The Robot Masters, meanwhile, are perhaps not quite the best that the series has ever offered, but they’re an intriguing bunch with a nice mix of abilities and origins. Plus, they’re tough as nails, with some really tricky movements and attack patterns to try and pick up on in each encounter. As ever, Mega Man harvests the weapons from these bosses as he takes them down, and there’s also a certain rotation by which Rock can cycle through the bosses in order to best take advantage of each one’s particular weakness. This cycle remains one of the best gameplay hooks in all of video games and, thankfully, Capcom didn’t muck with it. If you’ve never gotten the chance to experience these hallmarks of the Mega Man series, this is them at their best.

Speaking of the difficulty level, Mega Man 11 is going to kick most people’s butts. This is a hard game, unabashedly so, and is yet another testament to what makes Mega Man so special. Your teeth absolutely should be getting kicked in when playing a Mega Man game. The challenge here is high, but it’s also fair. For one thing, the Double Gear System adds that extra bit of help that average players might need to handle the game on its normal and above difficulty levels. There’s also the usual smattering of bolts to be found throughout each stage that can then be used to purchase everything from E-Tanks to permanent upgrades to the Double Gear System itself, like reduced cool time. All of which can be ignored by players if they so choose if they want a more traditional Mega Man experience.

For those who do need the help, however, I think a perfect balance has been struck here. Mega Man arguably becomes overpowered once all of the available upgrades have been purchased, but it’s a small gripe, especially considering the upgrades aren’t even required to begin with. What’s more, there are also easy and casual modes available that massively reduce the difficulty, even going so far as to eliminate the instant deaths that touching spikes and falling down pits normally cause. Purists will most likely avoid these modes like the plague, but they’re there for those who need the assist. I personally think they’re a great way for newbies to acclimate to Mega Man’s gameplay and hope that those who choose to play these modes eventually try to play the game at a higher difficulty level once they become comfortable.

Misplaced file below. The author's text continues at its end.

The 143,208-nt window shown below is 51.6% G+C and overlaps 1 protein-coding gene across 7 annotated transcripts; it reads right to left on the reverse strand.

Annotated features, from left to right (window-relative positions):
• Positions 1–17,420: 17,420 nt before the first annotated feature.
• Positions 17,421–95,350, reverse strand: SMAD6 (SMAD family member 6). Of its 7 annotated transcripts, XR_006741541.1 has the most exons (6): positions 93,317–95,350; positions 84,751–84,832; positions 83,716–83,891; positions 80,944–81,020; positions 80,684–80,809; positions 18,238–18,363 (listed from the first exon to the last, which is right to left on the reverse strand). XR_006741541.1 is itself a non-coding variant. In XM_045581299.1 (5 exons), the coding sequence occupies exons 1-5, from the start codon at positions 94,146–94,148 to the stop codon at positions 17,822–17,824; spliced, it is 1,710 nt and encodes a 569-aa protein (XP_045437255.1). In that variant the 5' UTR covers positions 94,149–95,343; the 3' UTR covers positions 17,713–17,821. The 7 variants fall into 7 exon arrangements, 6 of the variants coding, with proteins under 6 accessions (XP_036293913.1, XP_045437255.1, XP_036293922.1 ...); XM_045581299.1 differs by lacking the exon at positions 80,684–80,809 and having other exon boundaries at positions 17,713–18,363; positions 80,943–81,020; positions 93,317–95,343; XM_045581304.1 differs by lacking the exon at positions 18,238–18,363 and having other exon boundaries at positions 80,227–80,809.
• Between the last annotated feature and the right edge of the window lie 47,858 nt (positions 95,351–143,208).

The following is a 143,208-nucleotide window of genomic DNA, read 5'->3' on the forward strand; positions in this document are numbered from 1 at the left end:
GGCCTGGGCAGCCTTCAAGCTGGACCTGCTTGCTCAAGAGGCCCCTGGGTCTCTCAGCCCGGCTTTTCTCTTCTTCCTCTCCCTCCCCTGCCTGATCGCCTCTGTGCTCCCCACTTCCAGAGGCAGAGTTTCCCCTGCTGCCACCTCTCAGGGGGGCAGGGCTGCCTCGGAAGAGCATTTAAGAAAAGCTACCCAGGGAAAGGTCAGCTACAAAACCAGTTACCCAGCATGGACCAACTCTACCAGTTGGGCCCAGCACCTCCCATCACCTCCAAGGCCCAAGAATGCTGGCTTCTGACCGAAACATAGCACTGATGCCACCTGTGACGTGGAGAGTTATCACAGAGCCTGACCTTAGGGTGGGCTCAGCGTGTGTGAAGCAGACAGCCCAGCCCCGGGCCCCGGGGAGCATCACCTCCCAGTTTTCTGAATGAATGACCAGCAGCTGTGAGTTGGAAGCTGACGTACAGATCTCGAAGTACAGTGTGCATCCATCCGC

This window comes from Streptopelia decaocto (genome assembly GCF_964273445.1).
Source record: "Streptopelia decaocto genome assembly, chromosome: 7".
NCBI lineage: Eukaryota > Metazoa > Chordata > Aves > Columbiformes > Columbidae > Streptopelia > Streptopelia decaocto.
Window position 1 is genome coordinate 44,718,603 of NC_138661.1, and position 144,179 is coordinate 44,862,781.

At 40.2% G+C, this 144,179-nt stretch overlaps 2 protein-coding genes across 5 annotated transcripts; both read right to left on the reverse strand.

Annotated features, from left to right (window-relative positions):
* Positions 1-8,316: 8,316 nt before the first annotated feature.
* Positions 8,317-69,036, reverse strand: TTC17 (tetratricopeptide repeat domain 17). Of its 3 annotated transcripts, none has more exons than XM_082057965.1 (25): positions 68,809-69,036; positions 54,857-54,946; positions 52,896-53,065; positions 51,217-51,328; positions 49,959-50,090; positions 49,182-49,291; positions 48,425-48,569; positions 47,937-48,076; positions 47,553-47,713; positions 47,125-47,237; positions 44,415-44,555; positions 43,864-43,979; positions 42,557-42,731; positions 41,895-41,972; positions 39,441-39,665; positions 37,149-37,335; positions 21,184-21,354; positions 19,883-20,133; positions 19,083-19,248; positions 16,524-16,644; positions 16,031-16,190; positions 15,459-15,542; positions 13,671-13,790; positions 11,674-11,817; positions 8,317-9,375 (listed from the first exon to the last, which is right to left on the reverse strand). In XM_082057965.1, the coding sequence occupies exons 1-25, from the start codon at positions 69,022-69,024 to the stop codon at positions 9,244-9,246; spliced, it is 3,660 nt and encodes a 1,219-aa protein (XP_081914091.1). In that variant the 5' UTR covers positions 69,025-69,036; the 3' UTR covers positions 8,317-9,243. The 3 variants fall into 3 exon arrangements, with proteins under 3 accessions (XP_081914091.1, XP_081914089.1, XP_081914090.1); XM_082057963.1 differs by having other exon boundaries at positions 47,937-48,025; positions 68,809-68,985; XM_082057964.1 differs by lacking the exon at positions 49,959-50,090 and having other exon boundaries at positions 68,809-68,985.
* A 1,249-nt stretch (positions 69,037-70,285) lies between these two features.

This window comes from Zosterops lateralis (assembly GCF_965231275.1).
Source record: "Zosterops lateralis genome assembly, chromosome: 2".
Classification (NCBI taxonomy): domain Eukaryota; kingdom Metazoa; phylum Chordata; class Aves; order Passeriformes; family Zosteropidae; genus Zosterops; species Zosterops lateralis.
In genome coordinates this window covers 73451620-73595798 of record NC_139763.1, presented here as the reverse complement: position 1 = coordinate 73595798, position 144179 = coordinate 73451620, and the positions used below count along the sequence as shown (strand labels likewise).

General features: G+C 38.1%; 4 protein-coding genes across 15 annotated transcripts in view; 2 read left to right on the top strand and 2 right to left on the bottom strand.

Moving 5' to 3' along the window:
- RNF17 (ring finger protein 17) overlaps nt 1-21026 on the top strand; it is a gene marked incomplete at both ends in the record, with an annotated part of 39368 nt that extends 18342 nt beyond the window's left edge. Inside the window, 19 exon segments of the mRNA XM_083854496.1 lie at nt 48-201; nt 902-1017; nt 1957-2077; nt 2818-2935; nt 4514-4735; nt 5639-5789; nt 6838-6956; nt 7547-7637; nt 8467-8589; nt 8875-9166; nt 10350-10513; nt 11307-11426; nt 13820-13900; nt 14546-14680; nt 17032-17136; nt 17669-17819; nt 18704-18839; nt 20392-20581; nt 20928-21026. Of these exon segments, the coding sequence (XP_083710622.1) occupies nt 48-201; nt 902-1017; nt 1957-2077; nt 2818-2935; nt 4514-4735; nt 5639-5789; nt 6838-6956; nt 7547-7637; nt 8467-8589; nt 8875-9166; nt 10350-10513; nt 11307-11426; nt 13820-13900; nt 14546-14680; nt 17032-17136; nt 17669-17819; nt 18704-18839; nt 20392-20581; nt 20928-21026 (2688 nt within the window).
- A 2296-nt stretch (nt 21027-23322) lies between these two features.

There’s a ton of replay value here in the form of Mega Man 11‘s myriad of extras. There’s an in-game achievements system, for starters, which tasks players with completing certain objectives under various conditions. Beyond that, there’s also a Challenges section where things get even spicier. The game can get crazy in Challenges, where stages are modified and anything can happen— enemies are replaced with balloons, Mega Man has to try to jump as little as possible, and so on. All of this is tracked via an online leaderboard, so players are able to monitor their standing on the world stage.

There’s also a new Mega Man Amiibo that can be used in Mega Man 11 (alongside the original and gold Mega Man Amiibo variants from a couple years back). Scan one into the game once a day and Mega Man will be rewarded with an extra life. Scan any other Amiibo into the game once per day and Mega Man will be rewarded with a random power-up like an E-Tank. Note that while an Amiibo can only be scanned a single time per day, up to 20 Amiibo can be used within that 24-hour period (assuming you don’t cheat and mess with the system clock!). This all further softens up Mega Man 11‘s difficulty, but that’s mitigated by the fact that no one is required to use Amiibo to play the game, so, again, everyone wins!

Honestly, “everyone wins” should be the tagline for Mega Man 11. It’s a fantastic reinvention of the series that respects both new and longtime fans. Some might bemoan the art direction, but I walked away from Mega Man 11 very, very impressed. It’s a particularly stunning achievement given the amount of time that has passed since the last game and Inafune’s lack of involvement. This is one of the marquee releases on Nintendo Switch and I sincerely hope that all of you reading this give it some serious consideration for a purchase. Capcom has created the perfect foundation upon which to keep building Blue Bomber sequels and I hope that the next one comes a lot sooner than eight years from now!